Ransom after all? $400m to Iran was ‘contingent’ on Americans’ release

An Iranian flag © Leonhard Foeger
A shipment of $400 million in cash to Iran in January was “contingent” on the release of four imprisoned Americans, the US State Department said Thursday, addressing accusations that it was a “ransom” payment.

Wooden pallets stacked with $400 million worth of euros and Swiss francs were flown into Iran on January 17, the same day the US exchanged seven Iranian prisoners for four Americans, the Wall Street Journal reported earlier this month.

State Department spokesman John Kirby said that the US took advantage of the July 2015 nuclear deal to bundle the talks about releasing the prisoners with the settlement over the frozen Iranian funds.

“I don’t think that anybody in the administration is going to make any apology for taking advantage of these opportunities,”he told reporters at a press briefing on Thursday.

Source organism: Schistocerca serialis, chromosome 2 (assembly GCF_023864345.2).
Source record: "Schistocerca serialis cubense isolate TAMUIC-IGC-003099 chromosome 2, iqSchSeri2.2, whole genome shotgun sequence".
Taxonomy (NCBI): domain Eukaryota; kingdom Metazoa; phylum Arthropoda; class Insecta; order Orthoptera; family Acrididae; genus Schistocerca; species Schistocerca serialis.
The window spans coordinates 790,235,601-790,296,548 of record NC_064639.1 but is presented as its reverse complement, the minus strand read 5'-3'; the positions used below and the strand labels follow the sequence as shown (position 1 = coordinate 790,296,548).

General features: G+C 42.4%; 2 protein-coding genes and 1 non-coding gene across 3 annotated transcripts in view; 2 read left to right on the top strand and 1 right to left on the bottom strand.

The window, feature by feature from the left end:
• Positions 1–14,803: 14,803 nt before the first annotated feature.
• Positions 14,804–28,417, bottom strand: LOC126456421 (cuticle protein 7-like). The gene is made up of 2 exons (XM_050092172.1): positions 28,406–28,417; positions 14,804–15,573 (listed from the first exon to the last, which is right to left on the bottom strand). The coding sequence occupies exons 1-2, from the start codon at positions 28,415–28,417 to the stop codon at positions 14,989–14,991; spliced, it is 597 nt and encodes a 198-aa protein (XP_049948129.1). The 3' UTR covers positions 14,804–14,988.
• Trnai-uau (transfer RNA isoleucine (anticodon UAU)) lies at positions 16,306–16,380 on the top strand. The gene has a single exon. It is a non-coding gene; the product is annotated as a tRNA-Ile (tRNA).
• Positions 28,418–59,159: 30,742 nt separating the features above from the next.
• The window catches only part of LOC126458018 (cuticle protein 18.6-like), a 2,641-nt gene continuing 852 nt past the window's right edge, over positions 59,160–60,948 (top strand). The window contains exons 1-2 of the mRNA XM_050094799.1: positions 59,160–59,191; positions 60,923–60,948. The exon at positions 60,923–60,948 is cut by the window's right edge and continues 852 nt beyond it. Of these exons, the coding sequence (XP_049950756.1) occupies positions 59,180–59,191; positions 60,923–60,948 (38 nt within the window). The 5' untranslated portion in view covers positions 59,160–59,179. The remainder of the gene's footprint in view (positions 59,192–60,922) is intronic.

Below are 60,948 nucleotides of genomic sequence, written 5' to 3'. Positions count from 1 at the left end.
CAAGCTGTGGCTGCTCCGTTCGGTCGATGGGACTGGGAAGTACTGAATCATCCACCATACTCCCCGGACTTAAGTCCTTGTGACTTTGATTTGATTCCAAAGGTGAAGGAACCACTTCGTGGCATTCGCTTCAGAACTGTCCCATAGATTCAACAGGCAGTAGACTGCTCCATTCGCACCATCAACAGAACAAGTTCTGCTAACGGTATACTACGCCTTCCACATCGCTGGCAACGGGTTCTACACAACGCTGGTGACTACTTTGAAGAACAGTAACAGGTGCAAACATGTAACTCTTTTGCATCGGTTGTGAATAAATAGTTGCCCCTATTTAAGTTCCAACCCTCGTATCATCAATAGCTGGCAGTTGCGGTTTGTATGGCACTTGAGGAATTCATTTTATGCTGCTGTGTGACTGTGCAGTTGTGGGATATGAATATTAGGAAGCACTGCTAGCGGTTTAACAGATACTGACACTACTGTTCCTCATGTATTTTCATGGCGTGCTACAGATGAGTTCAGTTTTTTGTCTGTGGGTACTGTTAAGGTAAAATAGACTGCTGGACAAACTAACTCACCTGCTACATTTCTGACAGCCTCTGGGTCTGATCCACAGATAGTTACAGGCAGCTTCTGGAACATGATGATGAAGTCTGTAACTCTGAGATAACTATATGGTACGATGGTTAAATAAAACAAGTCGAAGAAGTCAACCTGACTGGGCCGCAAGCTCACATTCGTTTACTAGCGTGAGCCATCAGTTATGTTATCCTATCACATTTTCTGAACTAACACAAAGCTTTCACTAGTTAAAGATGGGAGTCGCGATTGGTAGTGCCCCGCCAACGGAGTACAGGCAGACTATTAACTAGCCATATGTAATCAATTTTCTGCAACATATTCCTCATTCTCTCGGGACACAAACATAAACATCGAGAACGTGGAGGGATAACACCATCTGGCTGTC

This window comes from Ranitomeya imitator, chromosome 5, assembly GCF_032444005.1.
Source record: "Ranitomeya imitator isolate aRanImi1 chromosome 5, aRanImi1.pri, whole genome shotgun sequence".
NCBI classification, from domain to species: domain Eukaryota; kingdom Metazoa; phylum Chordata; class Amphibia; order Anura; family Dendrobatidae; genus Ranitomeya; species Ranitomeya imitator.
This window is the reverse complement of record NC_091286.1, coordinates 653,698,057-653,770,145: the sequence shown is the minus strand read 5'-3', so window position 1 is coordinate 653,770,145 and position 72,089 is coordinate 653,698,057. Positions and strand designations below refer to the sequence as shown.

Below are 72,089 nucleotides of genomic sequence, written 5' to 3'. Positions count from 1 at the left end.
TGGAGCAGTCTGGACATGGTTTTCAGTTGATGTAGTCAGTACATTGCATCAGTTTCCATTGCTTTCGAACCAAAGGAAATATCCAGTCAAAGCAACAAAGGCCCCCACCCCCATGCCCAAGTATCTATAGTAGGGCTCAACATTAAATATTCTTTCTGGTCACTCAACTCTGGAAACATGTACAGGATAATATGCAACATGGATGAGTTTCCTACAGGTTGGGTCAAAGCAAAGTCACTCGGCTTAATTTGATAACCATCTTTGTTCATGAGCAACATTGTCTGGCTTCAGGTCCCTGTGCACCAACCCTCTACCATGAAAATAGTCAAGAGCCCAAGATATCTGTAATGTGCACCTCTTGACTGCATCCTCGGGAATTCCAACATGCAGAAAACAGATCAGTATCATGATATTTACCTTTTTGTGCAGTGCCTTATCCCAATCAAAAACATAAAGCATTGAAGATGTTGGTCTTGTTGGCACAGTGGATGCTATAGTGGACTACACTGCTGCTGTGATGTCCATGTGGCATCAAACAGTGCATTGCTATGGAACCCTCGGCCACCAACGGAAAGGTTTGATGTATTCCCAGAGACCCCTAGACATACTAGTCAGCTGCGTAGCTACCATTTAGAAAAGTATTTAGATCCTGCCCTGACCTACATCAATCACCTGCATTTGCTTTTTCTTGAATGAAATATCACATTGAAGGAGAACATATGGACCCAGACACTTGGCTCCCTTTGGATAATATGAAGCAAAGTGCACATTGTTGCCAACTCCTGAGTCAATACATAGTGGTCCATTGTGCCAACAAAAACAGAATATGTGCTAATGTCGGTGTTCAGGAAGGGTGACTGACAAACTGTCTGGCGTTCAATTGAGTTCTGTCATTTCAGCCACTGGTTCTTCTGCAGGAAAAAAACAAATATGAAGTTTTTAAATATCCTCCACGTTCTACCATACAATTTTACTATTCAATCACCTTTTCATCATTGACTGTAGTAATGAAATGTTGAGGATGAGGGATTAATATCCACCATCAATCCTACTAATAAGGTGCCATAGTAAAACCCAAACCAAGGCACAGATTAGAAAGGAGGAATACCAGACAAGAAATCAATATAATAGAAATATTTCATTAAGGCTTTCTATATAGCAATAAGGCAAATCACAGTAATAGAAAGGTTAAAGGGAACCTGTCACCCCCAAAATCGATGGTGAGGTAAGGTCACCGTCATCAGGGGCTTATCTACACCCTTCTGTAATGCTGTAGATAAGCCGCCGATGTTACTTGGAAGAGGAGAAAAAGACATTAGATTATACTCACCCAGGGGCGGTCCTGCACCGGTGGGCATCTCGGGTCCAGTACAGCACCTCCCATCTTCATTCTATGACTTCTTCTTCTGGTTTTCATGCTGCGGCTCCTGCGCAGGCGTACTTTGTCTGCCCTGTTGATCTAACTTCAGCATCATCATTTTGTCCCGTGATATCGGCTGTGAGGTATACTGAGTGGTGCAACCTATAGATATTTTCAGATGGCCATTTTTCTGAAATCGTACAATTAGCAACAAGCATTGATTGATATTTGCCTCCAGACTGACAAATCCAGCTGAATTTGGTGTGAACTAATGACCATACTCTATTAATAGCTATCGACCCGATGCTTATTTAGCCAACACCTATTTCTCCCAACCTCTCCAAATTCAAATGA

The cash delivery was “contingent” on Iran’s willingness to release the Americans, Kirby said. To “retain maximum leverage” over Iran, the US withheld the payment until the Americans had left Tehran.

Two weeks ago, however, Kirby was saying that the cash transfer was entirely separate from the prisoner swap.

"As we’ve made clear, the negotiations over the settlement of an outstanding claim… were completely separate from the discussions about returning our American citizens home,” he was quoted as saying by the Journal.

The cash delivery was the first installment of the $1.7 billion the US was obligated to pay Iran under an international settlement. That is the sum, with interest, held frozen by Washington since 1979, when the pro-US government of Shah Mohammed Reza Pahlavi was overthrown in the Islamic revolution. The funds had been deposited in the US to pay for a shipment of American fighter jets, which never went through.

READ MORE: US 'secretly shipped' $400mn to Iran before release of 4 hostages – report 

None of the funds were in US dollars, as such transactions are still illegal under US law. Instead, the euros and francs were procured from the Dutch and Swiss central banks, the Wall Street Journal reported.